U.S. has much to prove on new bank capital rules
American banks and regulators have a poor track record when it comes to adopting global capital standards. The United States was a major driver behind the Basel II accord, signed in 2004, but then barely implemented the rules on an extremely late schedule. That is why many Europeans are right to be wondering whether the tough new framework known as Basel III, agreed by global regulators earlier this month, will again be deemed optional on the other side of the Atlantic.
Senior U.S. officials are making the right noises. Treasury Secretary Timothy Geithner told Congress on Wednesday the United States is “committed to meeting” the end-2012 implementation timeframe. FDIC Chairman Sheila Bair is even more optimistic. She told Reuters this week the American delegation had wanted a quicker transition and reckons plenty of U.S. banks will do it faster on their own anyway.
The confidence is welcome — but hard to reconcile with reality. For one, the same bullish rhetoric accompanied the Basel II agreements. True, the United States was far more relaxed about risk before the crisis. And while Basel II would have allowed some banks to operate with even less capital, the new agreement should make the industry much safer. But the crisis is fading from memory as credit writedowns and corporate defaults wither.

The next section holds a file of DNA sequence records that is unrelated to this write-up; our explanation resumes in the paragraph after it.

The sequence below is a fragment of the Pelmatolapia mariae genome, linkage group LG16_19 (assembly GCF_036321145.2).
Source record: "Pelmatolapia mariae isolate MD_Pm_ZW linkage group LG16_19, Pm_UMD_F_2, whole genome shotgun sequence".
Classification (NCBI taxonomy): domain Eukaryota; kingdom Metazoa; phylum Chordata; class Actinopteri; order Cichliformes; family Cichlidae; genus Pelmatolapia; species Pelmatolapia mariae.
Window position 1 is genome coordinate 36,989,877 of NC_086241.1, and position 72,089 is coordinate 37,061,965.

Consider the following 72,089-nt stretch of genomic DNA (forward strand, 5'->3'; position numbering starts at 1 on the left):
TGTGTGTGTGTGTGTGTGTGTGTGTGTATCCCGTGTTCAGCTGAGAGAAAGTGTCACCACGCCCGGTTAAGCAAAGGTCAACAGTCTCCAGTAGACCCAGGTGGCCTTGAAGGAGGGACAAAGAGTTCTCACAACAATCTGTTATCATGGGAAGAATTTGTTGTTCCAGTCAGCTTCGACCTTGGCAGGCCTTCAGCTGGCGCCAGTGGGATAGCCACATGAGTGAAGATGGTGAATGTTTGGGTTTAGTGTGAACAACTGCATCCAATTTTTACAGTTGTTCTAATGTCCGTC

Many of the same pitfalls that befell Basel II in the United States still lie in wait. As Europe pressed ahead, American congressional and regulatory authorities haggled over which banks should adopt the standards, the use of internal models to measure risk and the potential problem of inconsistent application of the rules globally. Some of these arguments were valid, and it’s easy to see similar disagreements arising again.
What’s more, even though today’s U.S. regulatory regime may be stronger with the Federal Reserve as a newly powerful linchpin, it remains a complex web. And these fragmented agencies are already coping with more than 2,000 pages of financial reform.
It’s possible the United States might move the new capital rules to the front of the queue and finally become a global leader on the issue. But since it failed to do so last time, the rest of the world understandably won’t want the shame of being fooled twice.